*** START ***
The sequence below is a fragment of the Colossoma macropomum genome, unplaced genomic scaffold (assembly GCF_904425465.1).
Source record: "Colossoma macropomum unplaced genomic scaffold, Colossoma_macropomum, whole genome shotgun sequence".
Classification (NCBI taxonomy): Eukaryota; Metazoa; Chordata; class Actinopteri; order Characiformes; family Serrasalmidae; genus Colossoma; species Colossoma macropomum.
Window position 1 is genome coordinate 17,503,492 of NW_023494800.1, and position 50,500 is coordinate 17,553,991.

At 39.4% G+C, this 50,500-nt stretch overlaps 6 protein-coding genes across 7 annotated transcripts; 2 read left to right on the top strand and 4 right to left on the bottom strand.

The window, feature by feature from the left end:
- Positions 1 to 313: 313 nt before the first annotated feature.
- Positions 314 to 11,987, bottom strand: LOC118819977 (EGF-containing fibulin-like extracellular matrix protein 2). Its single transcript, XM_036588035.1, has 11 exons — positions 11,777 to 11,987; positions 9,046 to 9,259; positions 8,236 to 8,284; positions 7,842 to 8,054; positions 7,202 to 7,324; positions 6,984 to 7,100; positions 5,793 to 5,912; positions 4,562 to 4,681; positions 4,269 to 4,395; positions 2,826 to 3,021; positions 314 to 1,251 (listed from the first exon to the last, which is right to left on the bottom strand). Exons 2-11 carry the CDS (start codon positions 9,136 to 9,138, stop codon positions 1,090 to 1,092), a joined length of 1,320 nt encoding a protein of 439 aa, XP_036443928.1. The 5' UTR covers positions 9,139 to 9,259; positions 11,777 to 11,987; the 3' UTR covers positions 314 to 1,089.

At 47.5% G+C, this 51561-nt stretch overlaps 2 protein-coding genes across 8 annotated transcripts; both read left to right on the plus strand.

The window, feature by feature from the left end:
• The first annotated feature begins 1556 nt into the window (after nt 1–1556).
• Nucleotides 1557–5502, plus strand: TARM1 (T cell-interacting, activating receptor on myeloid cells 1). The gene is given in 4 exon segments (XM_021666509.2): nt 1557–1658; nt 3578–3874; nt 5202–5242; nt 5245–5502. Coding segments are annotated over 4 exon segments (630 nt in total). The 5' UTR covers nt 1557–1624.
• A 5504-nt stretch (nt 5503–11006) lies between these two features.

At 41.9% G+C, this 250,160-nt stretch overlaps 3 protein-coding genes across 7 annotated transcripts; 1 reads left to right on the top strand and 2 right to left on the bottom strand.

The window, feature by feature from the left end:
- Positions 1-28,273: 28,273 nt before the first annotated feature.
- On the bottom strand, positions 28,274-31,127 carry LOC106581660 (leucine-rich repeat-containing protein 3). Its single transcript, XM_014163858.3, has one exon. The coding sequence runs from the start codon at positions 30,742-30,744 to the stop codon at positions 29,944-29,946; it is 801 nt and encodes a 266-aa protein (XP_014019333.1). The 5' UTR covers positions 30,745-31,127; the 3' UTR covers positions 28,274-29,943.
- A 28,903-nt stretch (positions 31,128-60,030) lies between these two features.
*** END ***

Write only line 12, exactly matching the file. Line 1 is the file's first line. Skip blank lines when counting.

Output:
• Nucleotides 1557–5502, plus strand: TARM1 (T cell-interacting, activating receptor on myeloid cells 1). The gene is given in 4 exon segments (XM_021666509.2): nt 1557–1658; nt 3578–3874; nt 5202–5242; nt 5245–5502. Coding segments are annotated over 4 exon segments (630 nt in total). The 5' UTR covers nt 1557–1624.